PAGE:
Nehemiah chapter two takes us to about the year 444 B.C. It has been nearly a hundred years since the return of the Jews from Babylonian exile and seventy years since the temple had been completed. And yet, the city of Jerusalem itself remained a burned hulk of its former self.
Why was it important to rebuild the city, especially the city wall? And why had it not been done?
The return to Jerusalem had been a religious one, ostensibly simply to rebuild the temple and re-establish the national religion. There was, of course, opposition to this from surrounding nations because Israel was a theocracy. If she established her religion, she would re-establish her national identity. To mitigate this result, the nations, forbidden to oppose the temple building, kept the city from being rebuilt. A nation without a capital would never be much of a threat.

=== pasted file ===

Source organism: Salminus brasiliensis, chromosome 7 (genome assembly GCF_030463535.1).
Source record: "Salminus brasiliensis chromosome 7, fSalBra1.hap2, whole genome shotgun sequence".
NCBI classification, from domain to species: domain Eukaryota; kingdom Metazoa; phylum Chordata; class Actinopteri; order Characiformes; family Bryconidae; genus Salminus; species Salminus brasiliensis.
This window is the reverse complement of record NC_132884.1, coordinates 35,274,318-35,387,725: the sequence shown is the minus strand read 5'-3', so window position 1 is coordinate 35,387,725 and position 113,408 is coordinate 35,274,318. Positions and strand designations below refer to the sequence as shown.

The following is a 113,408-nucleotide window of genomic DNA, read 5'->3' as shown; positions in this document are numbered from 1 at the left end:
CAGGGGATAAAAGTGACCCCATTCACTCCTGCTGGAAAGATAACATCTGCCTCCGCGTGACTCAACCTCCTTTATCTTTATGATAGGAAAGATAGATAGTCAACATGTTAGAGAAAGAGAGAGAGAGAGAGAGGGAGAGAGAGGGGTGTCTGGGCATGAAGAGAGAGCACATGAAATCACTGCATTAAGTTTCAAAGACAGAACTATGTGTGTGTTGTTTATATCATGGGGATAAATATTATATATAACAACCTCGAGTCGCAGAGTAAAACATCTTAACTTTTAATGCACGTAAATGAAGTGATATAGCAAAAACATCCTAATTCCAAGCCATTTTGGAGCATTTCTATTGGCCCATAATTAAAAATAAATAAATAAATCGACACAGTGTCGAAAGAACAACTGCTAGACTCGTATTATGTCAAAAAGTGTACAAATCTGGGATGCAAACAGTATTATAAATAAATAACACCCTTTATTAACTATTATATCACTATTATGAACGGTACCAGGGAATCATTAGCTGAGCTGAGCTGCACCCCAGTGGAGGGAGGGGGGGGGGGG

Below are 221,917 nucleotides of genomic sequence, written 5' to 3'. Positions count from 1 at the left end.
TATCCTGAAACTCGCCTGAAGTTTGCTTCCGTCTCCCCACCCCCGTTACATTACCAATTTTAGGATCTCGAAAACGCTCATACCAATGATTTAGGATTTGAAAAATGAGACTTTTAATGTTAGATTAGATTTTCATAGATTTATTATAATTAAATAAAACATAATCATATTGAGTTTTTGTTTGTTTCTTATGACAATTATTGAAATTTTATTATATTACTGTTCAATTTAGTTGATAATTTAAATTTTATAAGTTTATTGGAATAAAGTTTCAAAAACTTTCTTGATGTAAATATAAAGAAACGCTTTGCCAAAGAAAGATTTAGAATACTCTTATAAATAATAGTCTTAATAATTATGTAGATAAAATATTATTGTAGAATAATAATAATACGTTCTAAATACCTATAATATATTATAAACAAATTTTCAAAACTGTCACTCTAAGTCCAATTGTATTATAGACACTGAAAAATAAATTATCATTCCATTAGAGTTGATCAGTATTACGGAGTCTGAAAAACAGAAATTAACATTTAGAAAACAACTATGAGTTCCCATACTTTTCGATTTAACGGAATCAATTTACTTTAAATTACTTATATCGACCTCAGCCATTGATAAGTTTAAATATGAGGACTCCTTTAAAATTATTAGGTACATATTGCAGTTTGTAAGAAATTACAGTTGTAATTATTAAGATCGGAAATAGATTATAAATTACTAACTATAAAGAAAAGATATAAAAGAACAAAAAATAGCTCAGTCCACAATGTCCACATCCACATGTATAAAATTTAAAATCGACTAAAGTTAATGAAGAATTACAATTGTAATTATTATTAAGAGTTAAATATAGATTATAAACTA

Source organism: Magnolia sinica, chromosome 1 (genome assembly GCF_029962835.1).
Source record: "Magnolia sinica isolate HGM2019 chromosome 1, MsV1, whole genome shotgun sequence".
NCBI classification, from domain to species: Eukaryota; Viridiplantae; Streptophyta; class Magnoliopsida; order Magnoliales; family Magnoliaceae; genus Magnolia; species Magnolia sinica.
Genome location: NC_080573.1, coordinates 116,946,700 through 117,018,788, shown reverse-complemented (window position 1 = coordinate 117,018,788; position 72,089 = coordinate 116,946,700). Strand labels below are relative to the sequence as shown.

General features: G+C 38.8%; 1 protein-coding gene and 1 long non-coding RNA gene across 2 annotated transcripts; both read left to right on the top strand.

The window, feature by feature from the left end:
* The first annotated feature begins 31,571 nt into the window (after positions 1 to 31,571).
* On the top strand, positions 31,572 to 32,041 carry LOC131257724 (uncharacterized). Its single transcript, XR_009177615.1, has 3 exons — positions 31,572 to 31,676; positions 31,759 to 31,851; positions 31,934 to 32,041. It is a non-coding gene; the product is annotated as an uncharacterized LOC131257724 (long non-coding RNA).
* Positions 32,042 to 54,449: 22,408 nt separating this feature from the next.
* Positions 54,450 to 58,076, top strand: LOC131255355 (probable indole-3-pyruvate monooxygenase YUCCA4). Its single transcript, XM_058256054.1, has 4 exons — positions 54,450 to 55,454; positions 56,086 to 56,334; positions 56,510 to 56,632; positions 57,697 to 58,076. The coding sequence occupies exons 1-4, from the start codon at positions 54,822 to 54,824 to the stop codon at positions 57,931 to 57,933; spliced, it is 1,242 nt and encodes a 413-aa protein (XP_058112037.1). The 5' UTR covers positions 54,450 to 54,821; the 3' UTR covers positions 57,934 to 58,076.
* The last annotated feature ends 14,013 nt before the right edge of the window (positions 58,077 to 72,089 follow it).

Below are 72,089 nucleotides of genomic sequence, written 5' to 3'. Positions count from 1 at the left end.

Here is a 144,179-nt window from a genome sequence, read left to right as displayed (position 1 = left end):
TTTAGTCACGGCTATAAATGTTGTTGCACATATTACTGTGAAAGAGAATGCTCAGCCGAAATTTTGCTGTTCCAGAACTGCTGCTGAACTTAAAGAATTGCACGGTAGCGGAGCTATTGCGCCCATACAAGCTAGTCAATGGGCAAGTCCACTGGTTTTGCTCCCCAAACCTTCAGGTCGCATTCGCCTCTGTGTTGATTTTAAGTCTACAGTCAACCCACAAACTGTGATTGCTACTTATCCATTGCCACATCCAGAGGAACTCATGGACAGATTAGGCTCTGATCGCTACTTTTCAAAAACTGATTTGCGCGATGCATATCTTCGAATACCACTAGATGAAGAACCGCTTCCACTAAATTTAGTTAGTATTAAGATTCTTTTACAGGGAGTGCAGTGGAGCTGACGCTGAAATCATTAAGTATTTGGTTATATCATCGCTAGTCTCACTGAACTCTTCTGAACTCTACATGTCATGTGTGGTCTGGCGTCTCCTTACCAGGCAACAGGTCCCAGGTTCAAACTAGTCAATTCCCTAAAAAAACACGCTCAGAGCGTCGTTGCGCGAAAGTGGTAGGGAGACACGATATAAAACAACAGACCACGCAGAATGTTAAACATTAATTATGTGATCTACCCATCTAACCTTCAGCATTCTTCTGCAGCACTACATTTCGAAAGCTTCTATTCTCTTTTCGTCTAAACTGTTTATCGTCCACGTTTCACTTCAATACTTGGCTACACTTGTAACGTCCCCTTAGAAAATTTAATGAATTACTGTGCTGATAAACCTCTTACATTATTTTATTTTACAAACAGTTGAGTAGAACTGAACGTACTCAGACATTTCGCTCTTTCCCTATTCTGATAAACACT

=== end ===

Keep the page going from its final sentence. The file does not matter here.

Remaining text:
Failure to rebuild the city however meant that the Jews would be absorbed into the surrounding nations, and the national identity of God’s chosen would be lost. In fact, with the intermarriage with the people of the land (a subject which crops up again in Nehemiah), Israel was well on its way out of existence.
Fortunately, God had raised up the right man to change all this: Nehemiah. Like Joseph of old, and despite the deep seated antisemitism of the time, he had risen to a place of power and trusted prominence in the Persian empire. Now, trusting only in the Lord, he made a bold request: a twelve year sabbatical, full salary, and funding to rebuild the capital of a nation that had once been an enemy of the empire.
His request was granted.
An old saying goes: “If you don’t ask, the answer is always the same.” But Nehemiah had confidence. He knew it was the right thing to do. He knew it needed to be done. He knew it was the Lord’s will. He just didn’t know if he was the right guy to pull it off. So he prayed, and tried, and God blessed him. What blessings the Lord will give to those who step out of their comfort zone to do His will! If we only have faith.